“Colorado will not be returning to the era of two accountability systems as we had under No Child Left Behind,” education Commissioner Katy Anthes recently wrote in a letter addressed to district superintendents and obtained by Education Week. “Our state accountability system will continue to be our primary means for letting parents and communities know how their schools are doing. Because of added priorities of the new federal law, it is likely that some additional schools will be identified through the Every Student Succeeds Act for extra support and improvement based on the performance of individual groups of students and overall low graduation rates. Thankfully, the federal law provides funding to help support these schools in making improvements for students.”
In Indiana, administrators have been especially frustrated with their state’s grading system over the past several years after exam scores were botched and the state department several times over reset the proficiency targets for schools.
Indiana school board member Katie Mote said the purpose of the state’s accountability system is completely different from ESSA’s.
“Our state’s accountability system is designed to assess school performance, and ESSA is designed to support students in order to direct federal dollars,” Mote said. “We believe it’s not possible to align those two separate philosophical purposes. It’s like apples and oranges.”
While schools have yet to be ranked under their federal accountability systems in Colorado, Florida, and Indiana, it’s apparent, judged by a review of their state and federal accountability systems, that the lists of schools most in need of help will differ based on the outlined criteria and the various weights assigned to each system’s indicators.
For example, Colorado’s and Indiana’s ESSA plans factor in chronic-absenteeism rates at schools, while neither of their existing statewide systems do.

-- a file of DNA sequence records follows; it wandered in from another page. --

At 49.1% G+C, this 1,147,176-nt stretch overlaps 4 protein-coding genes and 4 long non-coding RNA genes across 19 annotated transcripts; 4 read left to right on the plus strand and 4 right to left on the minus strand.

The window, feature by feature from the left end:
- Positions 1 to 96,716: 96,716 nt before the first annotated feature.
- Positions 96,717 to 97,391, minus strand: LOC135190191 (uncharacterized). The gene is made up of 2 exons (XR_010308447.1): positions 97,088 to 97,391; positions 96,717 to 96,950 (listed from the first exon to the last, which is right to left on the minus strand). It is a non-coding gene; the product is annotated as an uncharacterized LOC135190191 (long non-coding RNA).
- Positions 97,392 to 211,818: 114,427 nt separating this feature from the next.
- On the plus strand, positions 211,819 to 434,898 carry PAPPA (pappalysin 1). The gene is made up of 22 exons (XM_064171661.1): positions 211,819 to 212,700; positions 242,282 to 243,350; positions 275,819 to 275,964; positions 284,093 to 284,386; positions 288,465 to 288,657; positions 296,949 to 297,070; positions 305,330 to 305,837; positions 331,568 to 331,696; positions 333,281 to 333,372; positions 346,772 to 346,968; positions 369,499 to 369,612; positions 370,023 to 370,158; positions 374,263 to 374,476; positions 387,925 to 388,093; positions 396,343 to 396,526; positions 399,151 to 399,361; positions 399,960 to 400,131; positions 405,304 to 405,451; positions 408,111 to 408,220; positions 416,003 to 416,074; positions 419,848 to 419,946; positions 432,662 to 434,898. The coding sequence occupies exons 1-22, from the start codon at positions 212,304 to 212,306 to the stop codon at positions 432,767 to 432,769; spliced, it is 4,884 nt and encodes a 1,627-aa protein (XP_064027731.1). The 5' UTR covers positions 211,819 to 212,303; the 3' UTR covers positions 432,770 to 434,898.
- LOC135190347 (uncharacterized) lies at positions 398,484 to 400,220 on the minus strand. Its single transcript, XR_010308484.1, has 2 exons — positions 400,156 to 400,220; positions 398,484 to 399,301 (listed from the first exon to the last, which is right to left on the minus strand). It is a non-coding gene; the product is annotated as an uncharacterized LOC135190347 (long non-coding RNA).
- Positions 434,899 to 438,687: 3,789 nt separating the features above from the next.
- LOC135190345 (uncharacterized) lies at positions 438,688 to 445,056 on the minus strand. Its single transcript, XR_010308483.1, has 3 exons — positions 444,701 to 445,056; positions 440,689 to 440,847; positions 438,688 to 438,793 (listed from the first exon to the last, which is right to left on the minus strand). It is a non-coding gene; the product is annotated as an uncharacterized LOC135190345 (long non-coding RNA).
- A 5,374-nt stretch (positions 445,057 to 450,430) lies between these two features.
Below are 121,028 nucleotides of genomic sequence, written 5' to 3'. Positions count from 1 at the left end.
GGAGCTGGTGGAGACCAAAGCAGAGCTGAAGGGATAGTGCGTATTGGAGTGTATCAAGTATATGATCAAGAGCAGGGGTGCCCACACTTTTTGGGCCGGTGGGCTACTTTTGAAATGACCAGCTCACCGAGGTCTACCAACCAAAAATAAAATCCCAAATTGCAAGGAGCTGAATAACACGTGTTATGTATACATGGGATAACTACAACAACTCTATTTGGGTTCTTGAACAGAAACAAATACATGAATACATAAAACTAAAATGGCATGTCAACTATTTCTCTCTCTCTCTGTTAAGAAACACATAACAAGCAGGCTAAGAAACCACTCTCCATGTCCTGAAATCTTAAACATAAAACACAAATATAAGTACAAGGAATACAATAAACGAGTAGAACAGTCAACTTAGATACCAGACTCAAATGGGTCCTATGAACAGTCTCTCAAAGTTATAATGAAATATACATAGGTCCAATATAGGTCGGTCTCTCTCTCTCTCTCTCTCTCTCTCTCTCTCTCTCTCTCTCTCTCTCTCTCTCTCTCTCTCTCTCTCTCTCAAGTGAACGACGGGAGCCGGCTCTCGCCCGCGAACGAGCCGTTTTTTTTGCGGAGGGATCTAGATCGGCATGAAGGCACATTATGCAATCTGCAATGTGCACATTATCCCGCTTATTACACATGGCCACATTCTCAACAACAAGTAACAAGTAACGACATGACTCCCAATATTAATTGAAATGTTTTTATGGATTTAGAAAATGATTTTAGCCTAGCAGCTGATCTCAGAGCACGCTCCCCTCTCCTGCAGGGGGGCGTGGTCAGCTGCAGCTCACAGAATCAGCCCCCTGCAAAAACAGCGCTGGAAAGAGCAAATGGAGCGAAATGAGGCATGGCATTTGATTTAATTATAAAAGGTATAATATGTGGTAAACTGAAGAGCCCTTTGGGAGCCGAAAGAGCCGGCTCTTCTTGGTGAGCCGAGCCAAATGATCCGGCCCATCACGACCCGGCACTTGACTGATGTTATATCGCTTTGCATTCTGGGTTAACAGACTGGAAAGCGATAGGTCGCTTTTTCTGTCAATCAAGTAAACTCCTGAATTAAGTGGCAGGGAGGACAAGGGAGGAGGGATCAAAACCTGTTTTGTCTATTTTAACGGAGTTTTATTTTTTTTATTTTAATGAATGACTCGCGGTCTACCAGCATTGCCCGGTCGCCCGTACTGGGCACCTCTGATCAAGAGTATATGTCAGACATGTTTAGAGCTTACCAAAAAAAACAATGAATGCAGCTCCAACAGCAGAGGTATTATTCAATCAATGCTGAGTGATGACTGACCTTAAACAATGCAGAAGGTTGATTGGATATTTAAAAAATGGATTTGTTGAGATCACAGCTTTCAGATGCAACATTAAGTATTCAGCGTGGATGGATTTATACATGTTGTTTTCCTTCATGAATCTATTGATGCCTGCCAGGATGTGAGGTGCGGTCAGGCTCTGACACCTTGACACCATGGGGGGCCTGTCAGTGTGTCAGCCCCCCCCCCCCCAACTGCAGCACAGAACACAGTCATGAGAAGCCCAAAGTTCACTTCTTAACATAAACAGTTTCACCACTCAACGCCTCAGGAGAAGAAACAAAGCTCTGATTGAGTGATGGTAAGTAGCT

Florida’s “federal index” will consider English-language-proficiency exam scores when ranking schools, while the state’s grade-based accountability system does not.
“The state is going to give out conflicting information that’s misleading, dishonest, and the exact opposite of transparent,” said Rosa Castro Feinberg, a civil rights activist and scholar in Florida who has protested the state’s ESSA plan. “In terms of telling taxpayers and parents what the true status of schools is, the attention won’t be focused on who actually needs help.”
There remains a large gap between the outcome of America’s schools and how parents perceive them to perform.
Although just a third of America’s students are reported as meeting state reading and math standards, for example, 90 percent of parents think their child is doing perfectly fine, according to a survey conducted by Learning Heroes, a nonprofit group that consults with states to design more parent-friendly school report cards.
The NCLB law in 2001 set into motion what many states considered a heavy-handed accountability movement. But, for many states, politicians had accountability systems already in place. By 2004, 21 states had accountability systems that were different from the federal system.
The Council of Chief State School Officers in 2011 set about working with states on merging their dual systems, and President Barack Obama soon began handing out waivers from the NCLB law to states in order to flow federal money to the schools states thought most in need of help.
But at least eight states never received waivers, and with the passing of ESSA, officials in those states were eager to finally get everyone on the same page.
California, for instance, went more than 16 years operating under two separate systems.
By last year, the state’s accountability system indicated that schools were improving overall while the federal system indicated that most of the state’s schools were failing to meet federal targets.
“Parents were getting a letter sent to them in the mail saying their school didn’t make adequate yearly progress [NCLB’s yardstick] and then they’re hearing from their principal that we’re getting this letter but just ignore it. It’s just a federal measure,” said Rob Manwaring, a researcher who consulted with California to help merge its system with NCLB and who now works as a policy and fiscal adviser for Children Now, an advocacy group that argues that the state’s new accountability system also doesn’t comply with the federal law.
And as state education departments are polishing up their report cards for release next year, officials are still debating how best to display two separate sets of criteria and two rankings along with the slew of other data that ESSA and states will require state departments to report to the public next year.
“Our goal is to make sense out of it for the public,” said Alyssa Pearson, Colorado’s associate commissioner of accountability, performance, and support. “We’re going to use both systems to direct money for interventions as best as we can. When you look at it, it’s really a complementary system when you put them together.”
A version of this article appeared in the June 13, 2018 edition of Education Week as States Still Strain to Find One Path on Accountability